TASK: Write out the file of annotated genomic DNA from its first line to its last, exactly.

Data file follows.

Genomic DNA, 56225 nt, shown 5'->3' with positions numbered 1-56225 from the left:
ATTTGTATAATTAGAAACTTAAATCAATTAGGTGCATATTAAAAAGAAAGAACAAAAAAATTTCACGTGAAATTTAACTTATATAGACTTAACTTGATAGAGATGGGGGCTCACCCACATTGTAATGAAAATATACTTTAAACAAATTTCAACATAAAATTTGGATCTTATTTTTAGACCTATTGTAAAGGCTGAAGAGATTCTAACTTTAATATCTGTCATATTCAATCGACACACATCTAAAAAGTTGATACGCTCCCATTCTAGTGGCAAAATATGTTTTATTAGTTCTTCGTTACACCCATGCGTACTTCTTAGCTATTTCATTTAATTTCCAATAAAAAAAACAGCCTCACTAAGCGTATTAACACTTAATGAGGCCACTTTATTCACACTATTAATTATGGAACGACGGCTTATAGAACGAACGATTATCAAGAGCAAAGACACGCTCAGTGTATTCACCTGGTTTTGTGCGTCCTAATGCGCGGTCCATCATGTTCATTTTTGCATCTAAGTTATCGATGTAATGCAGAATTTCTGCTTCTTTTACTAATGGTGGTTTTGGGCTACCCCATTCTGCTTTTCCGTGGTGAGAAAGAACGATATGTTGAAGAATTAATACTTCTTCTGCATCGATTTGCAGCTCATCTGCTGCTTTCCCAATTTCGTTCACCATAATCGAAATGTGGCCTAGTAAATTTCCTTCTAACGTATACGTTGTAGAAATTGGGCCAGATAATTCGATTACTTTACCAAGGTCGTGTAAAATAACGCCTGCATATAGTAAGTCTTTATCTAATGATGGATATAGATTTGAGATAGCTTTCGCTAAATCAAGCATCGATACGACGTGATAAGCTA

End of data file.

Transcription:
Genomic DNA, 56225 nt, shown 5'->3' with positions numbered 1-56225 from the left:
ATTTGTATAATTAGAAACTTAAATCAATTAGGTGCATATTAAAAAGAAAGAACAAAAAAATTTCACGTGAAATTTAACTTATATAGACTTAACTTGATAGAGATGGGGGCTCACCCACATTGTAATGAAAATATACTTTAAACAAATTTCAACATAAAATTTGGATCTTATTTTTAGACCTATTGTAAAGGCTGAAGAGATTCTAACTTTAATATCTGTCATATTCAATCGACACACATCTAAAAAGTTGATACGCTCCCATTCTAGTGGCAAAATATGTTTTATTAGTTCTTCGTTACACCCATGCGTACTTCTTAGCTATTTCATTTAATTTCCAATAAAAAAAACAGCCTCACTAAGCGTATTAACACTTAATGAGGCCACTTTATTCACACTATTAATTATGGAACGACGGCTTATAGAACGAACGATTATCAAGAGCAAAGACACGCTCAGTGTATTCACCTGGTTTTGTGCGTCCTAATGCGCGGTCCATCATGTTCATTTTTGCATCTAAGTTATCGATGTAATGCAGAATTTCTGCTTCTTTTACTAATGGTGGTTTTGGGCTACCCCATTCTGCTTTTCCGTGGTGAGAAAGAACGATATGTTGAAGAATTAATACTTCTTCTGCATCGATTTGCAGCTCATCTGCTGCTTTCCCAATTTCGTTCACCATAATCGAAATGTGGCCTAGTAAATTTCCTTCTAACGTATACGTTGTAGAAATTGGGCCAGATAATTCGATTACTTTACCAAGGTCGTGTAAAATAACGCCTGCATATAGTAAGTCTTTATCTAATGATGGATATAGATTTGAGATAGCTTTCGCTAAATCAAGCATCGATACGACGTGATAAGCTA